Gilbert Boulanger

Gilbert Boulanger

Pilot and gunner

Gilbert Boulanger made his debut in the Second World War with the Royal Canadian Air Force. Accepted into the pilot course, however, he opted for a shorter gunner training ... for fear that the war would end before he could take part in it. Assigned to the 425 Alouettes Squadron, he miraculously survived a Wellington bomber crash. He took part in thirty-seven raids (seven more than a normal tour) and in 1944 was awarded the Distinguished Flying Cross. After the war, G. Boulanger completed his private pilot course and in 1946 founded Montmagny Air Services, a small air service set up to transport mail in the Piper Club between Montmagny and Île-aux-Grues. After a job as a postmaster in Montmagny, Mr. Boulanger became a sales representative for the company P.L. Robertson Ltd. It was in Stinson 105 that he was then touring his distant clientele. In 1960, he and his wife opened the Escapades travel agency. In 1971, Mr. Boulanger founded the Sherbrooke Experimental Aircraft Club (CAES) with friends. Since its creation, this very active club has built more than 100 planes.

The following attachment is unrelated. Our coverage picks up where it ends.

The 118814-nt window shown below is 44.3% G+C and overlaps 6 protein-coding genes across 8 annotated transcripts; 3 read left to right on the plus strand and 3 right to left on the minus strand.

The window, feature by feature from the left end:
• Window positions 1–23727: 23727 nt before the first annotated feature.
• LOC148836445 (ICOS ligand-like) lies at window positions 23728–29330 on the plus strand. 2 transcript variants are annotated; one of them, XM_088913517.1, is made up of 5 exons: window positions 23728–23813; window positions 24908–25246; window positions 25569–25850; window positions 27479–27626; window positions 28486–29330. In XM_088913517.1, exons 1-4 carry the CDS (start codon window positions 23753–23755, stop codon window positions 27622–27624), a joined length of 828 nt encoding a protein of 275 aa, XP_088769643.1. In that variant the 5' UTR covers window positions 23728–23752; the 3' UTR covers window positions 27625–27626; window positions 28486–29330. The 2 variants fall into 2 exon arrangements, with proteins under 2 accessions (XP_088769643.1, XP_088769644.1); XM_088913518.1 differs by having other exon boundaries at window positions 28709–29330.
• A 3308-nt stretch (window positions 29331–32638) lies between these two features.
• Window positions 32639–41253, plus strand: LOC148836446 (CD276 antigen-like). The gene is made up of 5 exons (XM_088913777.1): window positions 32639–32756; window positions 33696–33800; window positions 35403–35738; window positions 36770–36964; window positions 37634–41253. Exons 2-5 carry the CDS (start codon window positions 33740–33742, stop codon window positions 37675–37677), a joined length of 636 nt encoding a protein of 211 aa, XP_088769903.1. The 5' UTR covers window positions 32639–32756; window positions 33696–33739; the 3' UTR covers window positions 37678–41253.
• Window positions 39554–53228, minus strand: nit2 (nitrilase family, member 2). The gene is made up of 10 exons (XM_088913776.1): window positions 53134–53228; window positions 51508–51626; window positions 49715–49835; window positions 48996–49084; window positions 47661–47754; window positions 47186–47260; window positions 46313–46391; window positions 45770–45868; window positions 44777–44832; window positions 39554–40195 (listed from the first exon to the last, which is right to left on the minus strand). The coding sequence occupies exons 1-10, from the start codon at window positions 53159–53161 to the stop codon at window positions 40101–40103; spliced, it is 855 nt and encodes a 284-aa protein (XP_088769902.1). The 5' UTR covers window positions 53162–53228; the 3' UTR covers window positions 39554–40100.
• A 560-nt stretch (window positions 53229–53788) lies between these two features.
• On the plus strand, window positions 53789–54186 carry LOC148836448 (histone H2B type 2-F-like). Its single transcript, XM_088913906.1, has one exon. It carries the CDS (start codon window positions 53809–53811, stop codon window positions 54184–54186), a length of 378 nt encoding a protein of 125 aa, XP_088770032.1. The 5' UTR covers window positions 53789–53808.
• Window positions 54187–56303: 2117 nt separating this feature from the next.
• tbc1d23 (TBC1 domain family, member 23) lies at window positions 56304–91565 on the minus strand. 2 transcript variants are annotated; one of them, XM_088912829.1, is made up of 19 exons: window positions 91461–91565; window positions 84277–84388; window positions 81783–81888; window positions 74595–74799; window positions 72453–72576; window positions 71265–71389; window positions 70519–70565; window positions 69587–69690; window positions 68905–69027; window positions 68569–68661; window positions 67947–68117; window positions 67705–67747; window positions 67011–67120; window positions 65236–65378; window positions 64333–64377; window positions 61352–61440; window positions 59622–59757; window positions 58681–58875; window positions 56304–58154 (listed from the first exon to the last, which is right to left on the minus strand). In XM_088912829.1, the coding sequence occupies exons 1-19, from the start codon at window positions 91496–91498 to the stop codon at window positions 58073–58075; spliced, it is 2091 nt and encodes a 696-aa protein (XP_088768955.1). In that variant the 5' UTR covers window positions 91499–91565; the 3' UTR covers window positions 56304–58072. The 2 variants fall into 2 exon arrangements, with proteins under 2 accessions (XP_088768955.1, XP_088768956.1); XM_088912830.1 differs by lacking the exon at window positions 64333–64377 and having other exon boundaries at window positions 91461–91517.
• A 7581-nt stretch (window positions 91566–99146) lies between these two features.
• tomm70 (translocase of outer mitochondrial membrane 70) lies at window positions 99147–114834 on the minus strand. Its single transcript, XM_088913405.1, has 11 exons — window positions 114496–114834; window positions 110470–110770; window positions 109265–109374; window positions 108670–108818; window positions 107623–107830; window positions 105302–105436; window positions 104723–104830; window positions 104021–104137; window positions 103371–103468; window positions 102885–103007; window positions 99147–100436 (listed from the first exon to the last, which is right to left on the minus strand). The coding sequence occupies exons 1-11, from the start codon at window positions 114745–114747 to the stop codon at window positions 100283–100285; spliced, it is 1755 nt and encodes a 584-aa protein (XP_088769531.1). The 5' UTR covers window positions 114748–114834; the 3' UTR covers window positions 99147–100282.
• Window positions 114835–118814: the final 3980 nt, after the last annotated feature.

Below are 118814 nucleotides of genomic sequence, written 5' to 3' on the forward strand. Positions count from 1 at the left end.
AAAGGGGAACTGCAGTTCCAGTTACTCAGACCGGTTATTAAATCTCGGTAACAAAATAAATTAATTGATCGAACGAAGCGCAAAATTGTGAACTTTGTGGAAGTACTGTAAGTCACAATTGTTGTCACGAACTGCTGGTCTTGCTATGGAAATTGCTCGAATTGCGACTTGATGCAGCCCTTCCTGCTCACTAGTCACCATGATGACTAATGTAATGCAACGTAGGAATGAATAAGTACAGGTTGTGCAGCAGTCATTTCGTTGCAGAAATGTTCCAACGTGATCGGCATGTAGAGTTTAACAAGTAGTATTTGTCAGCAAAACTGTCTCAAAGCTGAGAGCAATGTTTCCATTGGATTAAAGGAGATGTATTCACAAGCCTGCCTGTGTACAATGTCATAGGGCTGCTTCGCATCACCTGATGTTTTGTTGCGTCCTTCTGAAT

In 1980, Mr. Boulanger became a member of the executive committee of the Sherbrooke airport administrative committee. In 1992, to commemorate the fiftieth anniversary of the 425 Squadron, he organized the arrival of a Lancaster bomber in Sherbrooke. During his tenure as President of the CAES, Mr. Boulanger proposed the creation of a large annual gathering of recreational and amateur-built aircraft called "Les Faucheurs de Marguerites". The first edition saw the light of day in 1994, with Gilles Boulanger as president. The same year, at the age of 72, Mr. Boulanger started with Denis Roy the company Dédalius Aviation, specializing in the manufacture of wing assemblies for ultralight aircraft. Glider pilot, Mr. Boulanger was for 25 years a member of the Appalachian Gliding Club. Always passionate about this sport, he practiced gliding in Arizona, California, Pennsylvania, in the Swiss Alps, etc. In 2006, at the age of 84, he completed the construction of his fourth experimental aircraft, a two-seater designated Dedalius MK 1. In the same year, he published the enthralling account of his war memoirs, under the title "The Crazy Alouette". Aviator Gilles Gilbert Boulanger lost his battle with cancer. He passed away on New Years Eve 2014 at the age of 91.

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